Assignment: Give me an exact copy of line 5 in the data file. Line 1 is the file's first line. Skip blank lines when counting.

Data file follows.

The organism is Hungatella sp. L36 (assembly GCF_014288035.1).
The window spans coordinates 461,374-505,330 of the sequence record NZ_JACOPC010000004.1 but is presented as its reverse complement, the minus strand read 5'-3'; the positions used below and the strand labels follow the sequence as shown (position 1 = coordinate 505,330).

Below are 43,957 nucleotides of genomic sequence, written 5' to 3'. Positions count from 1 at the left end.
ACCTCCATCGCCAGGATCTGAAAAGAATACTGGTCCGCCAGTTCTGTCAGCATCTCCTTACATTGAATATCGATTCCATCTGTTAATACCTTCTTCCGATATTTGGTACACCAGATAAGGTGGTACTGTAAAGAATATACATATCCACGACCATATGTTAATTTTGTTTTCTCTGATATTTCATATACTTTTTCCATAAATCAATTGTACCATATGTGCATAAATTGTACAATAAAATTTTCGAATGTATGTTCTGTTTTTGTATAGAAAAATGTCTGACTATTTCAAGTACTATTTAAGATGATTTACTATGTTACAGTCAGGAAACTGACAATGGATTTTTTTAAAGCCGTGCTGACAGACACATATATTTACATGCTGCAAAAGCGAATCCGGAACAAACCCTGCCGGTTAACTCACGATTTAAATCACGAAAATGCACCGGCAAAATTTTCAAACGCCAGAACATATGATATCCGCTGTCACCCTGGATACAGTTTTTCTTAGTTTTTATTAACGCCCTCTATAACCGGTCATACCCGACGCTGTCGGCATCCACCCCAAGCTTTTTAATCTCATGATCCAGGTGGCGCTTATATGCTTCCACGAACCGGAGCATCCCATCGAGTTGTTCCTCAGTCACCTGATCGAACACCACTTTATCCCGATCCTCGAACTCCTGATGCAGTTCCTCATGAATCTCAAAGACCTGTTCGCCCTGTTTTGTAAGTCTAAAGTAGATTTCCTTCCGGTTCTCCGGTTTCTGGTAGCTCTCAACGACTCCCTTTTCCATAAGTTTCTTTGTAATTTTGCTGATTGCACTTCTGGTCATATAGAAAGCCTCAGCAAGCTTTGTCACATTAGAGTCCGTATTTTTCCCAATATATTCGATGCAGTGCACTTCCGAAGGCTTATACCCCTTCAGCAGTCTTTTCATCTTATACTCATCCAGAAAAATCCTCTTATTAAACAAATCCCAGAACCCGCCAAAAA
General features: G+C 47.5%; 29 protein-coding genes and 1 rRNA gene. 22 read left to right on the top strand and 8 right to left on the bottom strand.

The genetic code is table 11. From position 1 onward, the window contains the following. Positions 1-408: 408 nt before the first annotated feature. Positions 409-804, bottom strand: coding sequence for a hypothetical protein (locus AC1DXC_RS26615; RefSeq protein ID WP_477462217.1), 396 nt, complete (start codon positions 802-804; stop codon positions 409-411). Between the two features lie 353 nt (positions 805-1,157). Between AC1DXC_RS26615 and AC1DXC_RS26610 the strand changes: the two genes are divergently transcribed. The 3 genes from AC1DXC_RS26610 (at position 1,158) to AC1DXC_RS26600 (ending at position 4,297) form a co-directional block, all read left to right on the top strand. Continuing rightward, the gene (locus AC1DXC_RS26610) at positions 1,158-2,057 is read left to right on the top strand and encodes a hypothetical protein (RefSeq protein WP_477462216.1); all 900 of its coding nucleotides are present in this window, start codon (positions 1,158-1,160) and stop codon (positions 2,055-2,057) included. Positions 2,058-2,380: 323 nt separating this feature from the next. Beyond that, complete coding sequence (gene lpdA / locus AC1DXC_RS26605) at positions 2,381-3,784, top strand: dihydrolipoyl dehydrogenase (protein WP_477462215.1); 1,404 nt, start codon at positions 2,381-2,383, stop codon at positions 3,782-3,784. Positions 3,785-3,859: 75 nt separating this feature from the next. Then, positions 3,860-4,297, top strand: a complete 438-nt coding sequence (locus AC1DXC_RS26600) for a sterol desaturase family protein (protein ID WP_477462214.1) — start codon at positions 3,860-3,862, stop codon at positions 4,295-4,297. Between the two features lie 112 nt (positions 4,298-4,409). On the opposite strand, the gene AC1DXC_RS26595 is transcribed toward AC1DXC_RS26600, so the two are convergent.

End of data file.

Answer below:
General features: G+C 47.5%; 29 protein-coding genes and 1 rRNA gene. 22 read left to right on the top strand and 8 right to left on the bottom strand.